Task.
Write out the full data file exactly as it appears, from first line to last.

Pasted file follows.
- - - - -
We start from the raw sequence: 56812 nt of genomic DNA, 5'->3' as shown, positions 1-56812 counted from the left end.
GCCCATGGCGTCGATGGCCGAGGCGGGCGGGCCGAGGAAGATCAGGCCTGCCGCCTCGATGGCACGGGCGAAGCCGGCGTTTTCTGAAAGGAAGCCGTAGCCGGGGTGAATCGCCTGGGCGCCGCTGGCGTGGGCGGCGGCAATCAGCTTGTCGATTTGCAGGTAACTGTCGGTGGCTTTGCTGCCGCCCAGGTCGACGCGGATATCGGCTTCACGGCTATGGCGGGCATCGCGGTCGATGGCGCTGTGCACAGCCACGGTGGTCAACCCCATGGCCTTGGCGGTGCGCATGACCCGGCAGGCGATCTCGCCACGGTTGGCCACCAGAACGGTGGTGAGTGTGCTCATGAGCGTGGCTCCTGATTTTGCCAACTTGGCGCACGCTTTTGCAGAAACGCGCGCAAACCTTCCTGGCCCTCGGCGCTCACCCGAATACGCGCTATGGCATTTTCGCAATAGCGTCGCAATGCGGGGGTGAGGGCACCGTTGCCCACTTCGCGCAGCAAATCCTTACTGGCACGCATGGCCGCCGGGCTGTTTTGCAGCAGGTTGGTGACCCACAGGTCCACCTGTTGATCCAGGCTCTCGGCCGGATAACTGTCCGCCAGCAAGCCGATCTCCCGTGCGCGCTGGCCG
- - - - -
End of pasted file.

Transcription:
We start from the raw sequence: 56812 nt of genomic DNA, 5'->3' as shown, positions 1-56812 counted from the left end.
GCCCATGGCGTCGATGGCCGAGGCGGGCGGGCCGAGGAAGATCAGGCCTGCCGCCTCGATGGCACGGGCGAAGCCGGCGTTTTCTGAAAGGAAGCCGTAGCCGGGGTGAATCGCCTGGGCGCCGCTGGCGTGGGCGGCGGCAATCAGCTTGTCGATTTGCAGGTAACTGTCGGTGGCTTTGCTGCCGCCCAGGTCGACGCGGATATCGGCTTCACGGCTATGGCGGGCATCGCGGTCGATGGCGCTGTGCACAGCCACGGTGGTCAACCCCATGGCCTTGGCGGTGCGCATGACCCGGCAGGCGATCTCGCCACGGTTGGCCACCAGAACGGTGGTGAGTGTGCTCATGAGCGTGGCTCCTGATTTTGCCAACTTGGCGCACGCTTTTGCAGAAACGCGCGCAAACCTTCCTGGCCCTCGGCGCTCACCCGAATACGCGCTATGGCATTTTCGCAATAGCGTCGCAATGCGGGGGTGAGGGCACCGTTGCCCACTTCGCGCAGCAAATCCTTACTGGCACGCATGGCCGCCGGGCTGTTTTGCAGCAGGTTGGTGACCCACAGGTCCACCTGTTGATCCAGGCTCTCGGCCGGATAACTGTCCGCCAGCAAGCCGATCTCCCGTGCGCGCTGGCCG